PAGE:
WASHINGTON (RNS) — What if an atheist baker refused to bake a cake for a First Communion?
What if a college with a religious affiliation didn’t want to rent out its chapel to a gay couple?
What if a make-up artist didn’t want to ready a gay couple for their wedding?
At the Supreme Court Tuesday (Dec. 5), the justices lobbed hypothetical after hypothetical at the lawyers representing each side of Masterpiece Cakeshop, Ltd. v. Colorado Civil Rights Commission, a free speech case rooted in the religious convictions of the plaintiff — and one of the most publicized cases of the year.
No one on either side of the dispute doubts that Colorado baker Jack Phillips’ sincere Christian convictions drove his 2012 decision to refuse to custom bake a wedding cake for Charlie Craig and David Mullins.
Phillips will sell gay people cupcakes, brownies and birthday cakes, but because he believes gay marriage is a sin, he won’t bake a cake for their weddings.
The Colorado Civil Rights Commission called that stance discrimination, and every court Phillips appealed to has agreed. He is hoping the Supreme Court will give a different answer.
“It’s hard to believe,” Phillips said, tearing up outside the court after his case had been heard, that the government wanted him to choose between his business “and violating my relationship with God.”
Inside the court, lawyers representing the couple said the state of Colorado merely insisted that the baker abide by its Anti-Discrimination Act, which requires businesses to serve everyone, regardless of race, gender, disability or sexual orientation.
Phillips is free to express his opinions regarding gay marriage, but businesses can’t allow those opinions to justify discrimination against gay people in the same way they can’t allow them justify discrimination against black people, said David D. Cole, the National Legal Director of the American Civil Liberties Union, who argued on behalf of Craig and Mullins.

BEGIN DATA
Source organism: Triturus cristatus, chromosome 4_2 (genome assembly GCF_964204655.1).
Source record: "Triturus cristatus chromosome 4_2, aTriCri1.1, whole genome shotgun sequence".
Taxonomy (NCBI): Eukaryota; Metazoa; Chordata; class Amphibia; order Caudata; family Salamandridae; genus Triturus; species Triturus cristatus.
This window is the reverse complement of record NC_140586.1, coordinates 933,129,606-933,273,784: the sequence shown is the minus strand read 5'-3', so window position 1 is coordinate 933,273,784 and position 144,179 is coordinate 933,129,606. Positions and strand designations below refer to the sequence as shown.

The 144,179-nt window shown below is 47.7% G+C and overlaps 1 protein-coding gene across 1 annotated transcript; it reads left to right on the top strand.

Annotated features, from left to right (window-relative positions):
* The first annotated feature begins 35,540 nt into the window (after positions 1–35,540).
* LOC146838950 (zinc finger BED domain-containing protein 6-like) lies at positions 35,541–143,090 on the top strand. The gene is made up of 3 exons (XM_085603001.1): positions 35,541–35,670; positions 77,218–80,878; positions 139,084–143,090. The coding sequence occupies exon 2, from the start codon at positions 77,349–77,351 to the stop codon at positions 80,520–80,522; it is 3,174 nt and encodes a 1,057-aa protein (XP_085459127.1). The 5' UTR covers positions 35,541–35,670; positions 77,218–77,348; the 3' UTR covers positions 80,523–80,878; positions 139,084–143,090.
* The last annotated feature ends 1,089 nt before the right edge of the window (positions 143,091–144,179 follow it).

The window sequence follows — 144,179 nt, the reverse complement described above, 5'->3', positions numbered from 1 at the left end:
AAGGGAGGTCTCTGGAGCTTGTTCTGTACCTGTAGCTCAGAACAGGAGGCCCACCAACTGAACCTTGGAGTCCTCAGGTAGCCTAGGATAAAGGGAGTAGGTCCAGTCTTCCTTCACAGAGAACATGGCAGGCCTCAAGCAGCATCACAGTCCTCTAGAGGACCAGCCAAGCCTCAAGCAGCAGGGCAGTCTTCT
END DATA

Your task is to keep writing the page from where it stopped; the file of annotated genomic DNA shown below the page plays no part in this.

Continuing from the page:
“To do that would be to constitutionally relegate gay and lesbian people to second class status, even when a state has chosen, as Colorado has done here, to extend them equal treatment,” Cole said.
As in other recent cases with heavy religious overtones — the Hobby Lobby decision on contraceptives and insurance coverage in 2014 and the case that legalized gay marriage a year later — the justices divided along their usual lines, with Anthony Kennedy playing his usual role as the up-for-grabs justice whose vote could likely decide the case.
And, as usual, Kennedy offered each side reason for hope. He fretted about Phillips’ behavior toward gay people, but he also sensed among Colorado officials a “hostility to religion.”
The court is expected to rule on the case in early summer.